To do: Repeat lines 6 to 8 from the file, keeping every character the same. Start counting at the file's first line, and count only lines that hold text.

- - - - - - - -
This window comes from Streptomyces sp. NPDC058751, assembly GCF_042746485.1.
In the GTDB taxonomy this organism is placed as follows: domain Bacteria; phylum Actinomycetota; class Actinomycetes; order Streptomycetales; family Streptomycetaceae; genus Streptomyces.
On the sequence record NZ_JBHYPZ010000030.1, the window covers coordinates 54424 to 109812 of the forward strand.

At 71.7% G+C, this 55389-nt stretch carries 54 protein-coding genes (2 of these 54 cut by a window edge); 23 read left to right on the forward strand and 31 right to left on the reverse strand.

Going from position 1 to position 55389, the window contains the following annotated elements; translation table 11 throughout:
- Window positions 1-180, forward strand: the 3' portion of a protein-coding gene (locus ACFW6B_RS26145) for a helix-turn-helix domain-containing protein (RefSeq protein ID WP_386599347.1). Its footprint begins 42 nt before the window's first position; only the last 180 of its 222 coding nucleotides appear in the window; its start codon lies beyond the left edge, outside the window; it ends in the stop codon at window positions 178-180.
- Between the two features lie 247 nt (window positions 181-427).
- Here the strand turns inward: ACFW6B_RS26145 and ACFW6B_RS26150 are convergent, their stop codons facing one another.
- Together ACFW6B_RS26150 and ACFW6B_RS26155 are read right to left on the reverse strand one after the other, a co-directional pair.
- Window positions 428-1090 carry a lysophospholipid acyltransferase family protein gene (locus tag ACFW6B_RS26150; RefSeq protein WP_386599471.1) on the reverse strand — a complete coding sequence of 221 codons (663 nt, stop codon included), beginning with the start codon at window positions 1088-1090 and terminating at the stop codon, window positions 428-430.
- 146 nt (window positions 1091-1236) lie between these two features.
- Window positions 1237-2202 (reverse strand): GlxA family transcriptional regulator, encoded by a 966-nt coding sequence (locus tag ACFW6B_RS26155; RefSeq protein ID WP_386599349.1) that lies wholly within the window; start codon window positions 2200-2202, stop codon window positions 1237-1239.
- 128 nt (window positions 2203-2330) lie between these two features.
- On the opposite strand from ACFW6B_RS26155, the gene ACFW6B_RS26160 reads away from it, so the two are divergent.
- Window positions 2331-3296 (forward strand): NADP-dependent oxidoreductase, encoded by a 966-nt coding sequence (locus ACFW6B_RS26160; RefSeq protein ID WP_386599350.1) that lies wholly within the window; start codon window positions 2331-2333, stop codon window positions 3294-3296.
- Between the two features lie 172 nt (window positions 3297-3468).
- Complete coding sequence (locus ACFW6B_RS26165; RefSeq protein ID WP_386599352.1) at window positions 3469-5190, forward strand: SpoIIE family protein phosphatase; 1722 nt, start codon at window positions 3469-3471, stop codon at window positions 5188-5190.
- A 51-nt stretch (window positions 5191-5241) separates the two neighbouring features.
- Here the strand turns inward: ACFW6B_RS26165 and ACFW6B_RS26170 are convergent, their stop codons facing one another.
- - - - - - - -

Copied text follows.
- Window positions 1-180, forward strand: the 3' portion of a protein-coding gene (locus ACFW6B_RS26145) for a helix-turn-helix domain-containing protein (RefSeq protein ID WP_386599347.1). Its footprint begins 42 nt before the window's first position; only the last 180 of its 222 coding nucleotides appear in the window; its start codon lies beyond the left edge, outside the window; it ends in the stop codon at window positions 178-180.
- Between the two features lie 247 nt (window positions 181-427).
- Here the strand turns inward: ACFW6B_RS26145 and ACFW6B_RS26150 are convergent, their stop codons facing one another.